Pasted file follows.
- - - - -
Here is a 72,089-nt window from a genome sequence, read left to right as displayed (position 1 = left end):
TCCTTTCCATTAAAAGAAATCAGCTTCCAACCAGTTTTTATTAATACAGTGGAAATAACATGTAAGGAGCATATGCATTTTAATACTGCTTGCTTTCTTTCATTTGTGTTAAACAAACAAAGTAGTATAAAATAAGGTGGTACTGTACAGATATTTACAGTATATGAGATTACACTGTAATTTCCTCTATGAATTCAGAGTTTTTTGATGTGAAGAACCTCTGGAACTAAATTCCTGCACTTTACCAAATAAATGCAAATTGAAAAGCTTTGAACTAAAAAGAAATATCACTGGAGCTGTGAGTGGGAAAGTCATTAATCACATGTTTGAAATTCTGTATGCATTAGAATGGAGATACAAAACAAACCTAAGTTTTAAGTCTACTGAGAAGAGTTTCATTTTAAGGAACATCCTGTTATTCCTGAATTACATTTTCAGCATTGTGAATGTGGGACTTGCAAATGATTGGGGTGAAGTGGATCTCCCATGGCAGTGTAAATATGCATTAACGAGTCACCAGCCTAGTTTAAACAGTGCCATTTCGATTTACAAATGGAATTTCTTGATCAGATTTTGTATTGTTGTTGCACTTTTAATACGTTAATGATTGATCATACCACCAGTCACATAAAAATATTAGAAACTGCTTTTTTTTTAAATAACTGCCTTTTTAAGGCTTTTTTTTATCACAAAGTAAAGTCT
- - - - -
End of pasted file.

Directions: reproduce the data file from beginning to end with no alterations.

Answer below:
Here is a 72,089-nt window from a genome sequence, read left to right as displayed (position 1 = left end):
TCCTTTCCATTAAAAGAAATCAGCTTCCAACCAGTTTTTATTAATACAGTGGAAATAACATGTAAGGAGCATATGCATTTTAATACTGCTTGCTTTCTTTCATTTGTGTTAAACAAACAAAGTAGTATAAAATAAGGTGGTACTGTACAGATATTTACAGTATATGAGATTACACTGTAATTTCCTCTATGAATTCAGAGTTTTTTGATGTGAAGAACCTCTGGAACTAAATTCCTGCACTTTACCAAATAAATGCAAATTGAAAAGCTTTGAACTAAAAAGAAATATCACTGGAGCTGTGAGTGGGAAAGTCATTAATCACATGTTTGAAATTCTGTATGCATTAGAATGGAGATACAAAACAAACCTAAGTTTTAAGTCTACTGAGAAGAGTTTCATTTTAAGGAACATCCTGTTATTCCTGAATTACATTTTCAGCATTGTGAATGTGGGACTTGCAAATGATTGGGGTGAAGTGGATCTCCCATGGCAGTGTAAATATGCATTAACGAGTCACCAGCCTAGTTTAAACAGTGCCATTTCGATTTACAAATGGAATTTCTTGATCAGATTTTGTATTGTTGTTGCACTTTTAATACGTTAATGATTGATCATACCACCAGTCACATAAAAATATTAGAAACTGCTTTTTTTTTAAATAACTGCCTTTTTAAGGCTTTTTTTTATCACAAAGTAAAGTCT